Public persona vs private?

Yeah and especially, [when] your public persona is your private persona. It’s an interesting thing to juggle, and know when you need to let yourself live your life.

A lot of The Best Of Luck Club seems to be touching on early adulthood experiences and “millennial ennui”. How you feel like the album grows from I Love You Like A Brother?

I think that every first album for an artist is like, you take stock of what you’ve done to that point in your career and you go, “That song, that song, that song, that song”, and you put it in an album. This circumstance where you have the opportunity to make an album, you just do it. Or at least that’s what it was like for me, and I had the best time.

It was funny, even though I’d played in bands before, I had never been involved in making an album. It’s a very one-of-a-kind process, and the only way you find that out is by making an album. So that’s what I Love You Like A Brother was for me. I was learning what it actually meant to make an album. When I was doing it, I remember thinking, “Fuck, this is why people do it for the rest of their lives. This is why people are so passionate about this format.” It’s such an opportunity. You can do anything you want, it’s amazing. It’s this beautiful opportunity to express yourself, or not express yourself, or do whatever the fuck you want. It’s incredible.

You can be so creative and you can explore so many things, and I remember coming out of that record being so excited to make the next one. I feel like regardless of what your job is, if you come out of one project looking forward to doing the next one, that means that that project was a success, to some degree. So going into the Best Of Luck Club, I kind of knew what it meant to record [an album], and I felt really empowered, and I was like “I can do this!”.

It’s sort of funny, people sometimes ask me “Do you ever wish you didn’t know how to play music so you can just get lost in it?” and I always say, “Yes, but not really.” There’s other things in my life I could get lost in. When I go to the cinema, it’s just magic, and I’m really happy to accept that. It’s something I have no idea about and I can’t analyse, and I love getting lost in that. I feel like recording music was like that for a while, it was this magic that just happens, and you need someone to be the gatekeeper of that magic. Like an engineer or someone to help open those doors and cast those spells for you. Oscar Dawson who did I Love You Like A Brother, has been one of my greatest teachers. He’s taught me so much and has been so patient with me for so many years and I’ve learnt so much from him. One of the things that I learnt from him is, “You can do it.”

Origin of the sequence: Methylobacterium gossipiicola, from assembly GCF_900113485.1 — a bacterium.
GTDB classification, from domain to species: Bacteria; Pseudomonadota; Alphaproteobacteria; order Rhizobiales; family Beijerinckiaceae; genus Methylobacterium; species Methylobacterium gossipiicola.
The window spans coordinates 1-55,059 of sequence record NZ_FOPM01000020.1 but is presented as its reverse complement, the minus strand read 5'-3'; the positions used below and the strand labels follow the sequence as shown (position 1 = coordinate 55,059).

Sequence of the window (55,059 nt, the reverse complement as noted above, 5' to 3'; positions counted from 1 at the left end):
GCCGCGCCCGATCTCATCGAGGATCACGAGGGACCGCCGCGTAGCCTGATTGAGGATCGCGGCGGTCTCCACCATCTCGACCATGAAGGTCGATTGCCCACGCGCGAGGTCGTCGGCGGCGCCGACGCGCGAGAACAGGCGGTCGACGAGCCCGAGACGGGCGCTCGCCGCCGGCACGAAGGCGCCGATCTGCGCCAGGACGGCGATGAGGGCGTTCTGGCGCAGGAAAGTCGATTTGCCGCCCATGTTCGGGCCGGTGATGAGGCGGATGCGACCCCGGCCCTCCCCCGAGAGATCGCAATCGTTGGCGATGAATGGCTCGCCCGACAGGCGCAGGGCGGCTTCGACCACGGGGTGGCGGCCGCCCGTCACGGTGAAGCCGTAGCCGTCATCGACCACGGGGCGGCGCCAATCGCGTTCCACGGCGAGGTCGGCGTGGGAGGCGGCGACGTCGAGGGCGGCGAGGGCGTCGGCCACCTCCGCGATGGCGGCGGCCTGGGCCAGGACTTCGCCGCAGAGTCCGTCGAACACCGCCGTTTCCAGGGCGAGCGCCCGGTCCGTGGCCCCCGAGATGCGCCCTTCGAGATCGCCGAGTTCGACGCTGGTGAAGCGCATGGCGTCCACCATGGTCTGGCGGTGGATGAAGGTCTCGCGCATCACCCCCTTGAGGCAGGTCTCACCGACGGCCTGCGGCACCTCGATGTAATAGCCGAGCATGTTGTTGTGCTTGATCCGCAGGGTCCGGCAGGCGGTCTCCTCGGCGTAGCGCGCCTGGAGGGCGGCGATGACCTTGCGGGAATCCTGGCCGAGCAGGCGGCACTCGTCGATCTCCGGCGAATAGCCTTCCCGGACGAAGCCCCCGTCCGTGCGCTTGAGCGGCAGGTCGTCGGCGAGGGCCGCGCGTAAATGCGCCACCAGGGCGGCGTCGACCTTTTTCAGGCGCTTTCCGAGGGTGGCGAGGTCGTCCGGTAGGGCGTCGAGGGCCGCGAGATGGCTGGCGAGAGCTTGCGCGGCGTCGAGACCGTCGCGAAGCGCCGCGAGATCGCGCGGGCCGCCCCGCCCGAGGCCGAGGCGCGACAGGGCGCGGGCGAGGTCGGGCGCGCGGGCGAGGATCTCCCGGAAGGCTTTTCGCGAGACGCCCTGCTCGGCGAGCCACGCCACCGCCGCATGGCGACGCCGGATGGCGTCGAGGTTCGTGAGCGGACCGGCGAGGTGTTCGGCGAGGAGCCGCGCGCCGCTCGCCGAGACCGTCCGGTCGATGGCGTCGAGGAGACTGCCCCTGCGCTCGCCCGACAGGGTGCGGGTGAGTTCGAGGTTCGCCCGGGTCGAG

From doing I Love You Like A Brother, I found this immense interest in recording music and taught myself how to do it. When we were going into the record, Catherine and I had connected, we’d agreed that we were gonna work on the project together. I had all of these recordings, and a lot of those recordings are now in the record. All the vocal takes are demo vocals that I did, every single one except for ‘Misery Guts’, I think.

From [writing/recording in] Nashville?

Well, parts of it. It’s such an empowering thing. Further to that, I learnt how to do those things, but then working with Catherine, [who was] fresh ears to my project, was really pushing me to get out of my comfort zone. Get out of my “templates” as we were calling them, and pushing beyond that. After we had that conversation about templates, I went and wrote ‘Parties’ [‘I Don’t Get Invited To Parties Anymore’], which is a song of two parts that I’d never really done before. So it was such a wonderful time for me creatively to take all these wonderful things that I’d learned from the I Love You Like A Brother chapter, use that to formulate The Best Of Luck Club chapter and then extend it further. I’m so passionate about learning and making records, there’s just so much learning to be done and it’s infinite.